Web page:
American firm Universal Matter has recently gained a patent for the new recycling technique, joule heating. This is a promising technique that allows rare earth metals to be recycled from the ash created by coal incineration in an electricity power plant. Or from 'red mud', the waste product generated during aluminium production.
Towards less mining extraction?
The invention of joule heating is important for two reasons. Firstly, the technique allows the waste products from a production process to be used effectively. Secondly, the same technique can be used to extract rare earth metals, that are much sought-after for the production of smartphones and electric cars, among other things. In the future, this innovative technique could lead to reduced mining extraction as a ton of coal ash can provide half a kilogram of rare earth metals.
The process of joule heating involves packing the ash left over from coal incineration into a quartz tube. A huge surge of electricity is then passed along the tube for a second, reaching a temperature of 3,000 °C. The ash contains microscopic glass beads which are home to rare earth metals, such as europium and terbium. The heat cracks the beads open and the metals are turned from phosphates into a form of oxide.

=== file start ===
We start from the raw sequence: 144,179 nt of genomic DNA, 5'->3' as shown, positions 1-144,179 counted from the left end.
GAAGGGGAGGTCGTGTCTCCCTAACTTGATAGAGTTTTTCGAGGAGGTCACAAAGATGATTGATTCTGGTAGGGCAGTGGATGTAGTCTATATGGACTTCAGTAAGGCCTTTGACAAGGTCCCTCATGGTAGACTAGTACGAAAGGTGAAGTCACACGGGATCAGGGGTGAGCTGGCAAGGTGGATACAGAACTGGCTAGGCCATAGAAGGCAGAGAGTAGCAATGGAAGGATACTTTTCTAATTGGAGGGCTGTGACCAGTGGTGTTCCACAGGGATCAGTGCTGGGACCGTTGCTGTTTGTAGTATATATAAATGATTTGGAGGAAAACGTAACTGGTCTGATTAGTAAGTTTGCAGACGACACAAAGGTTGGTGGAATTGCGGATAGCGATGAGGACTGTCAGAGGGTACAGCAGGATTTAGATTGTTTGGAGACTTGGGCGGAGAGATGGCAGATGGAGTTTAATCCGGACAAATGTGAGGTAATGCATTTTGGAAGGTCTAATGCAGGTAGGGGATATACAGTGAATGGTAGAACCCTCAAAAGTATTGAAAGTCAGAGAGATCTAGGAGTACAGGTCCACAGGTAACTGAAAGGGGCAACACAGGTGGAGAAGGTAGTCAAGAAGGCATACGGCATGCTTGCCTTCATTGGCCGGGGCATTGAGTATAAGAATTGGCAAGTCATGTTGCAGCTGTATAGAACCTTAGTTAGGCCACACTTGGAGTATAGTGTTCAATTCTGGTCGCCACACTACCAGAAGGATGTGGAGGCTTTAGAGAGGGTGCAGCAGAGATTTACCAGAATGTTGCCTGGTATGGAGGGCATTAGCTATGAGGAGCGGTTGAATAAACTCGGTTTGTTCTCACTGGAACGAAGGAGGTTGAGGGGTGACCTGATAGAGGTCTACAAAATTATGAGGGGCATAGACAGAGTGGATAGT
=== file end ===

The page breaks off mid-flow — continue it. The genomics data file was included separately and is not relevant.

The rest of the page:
This allows them to be extracted more easily by using mild acids. The process offers the additional advantage that toxic heavy metals can also be captured. Finally, the inventors have identified another interesting application: the extraction of rare earth metals from red mud, the waste generated by the production of aluminium. In other words, giving production waste a second (sustainable) life.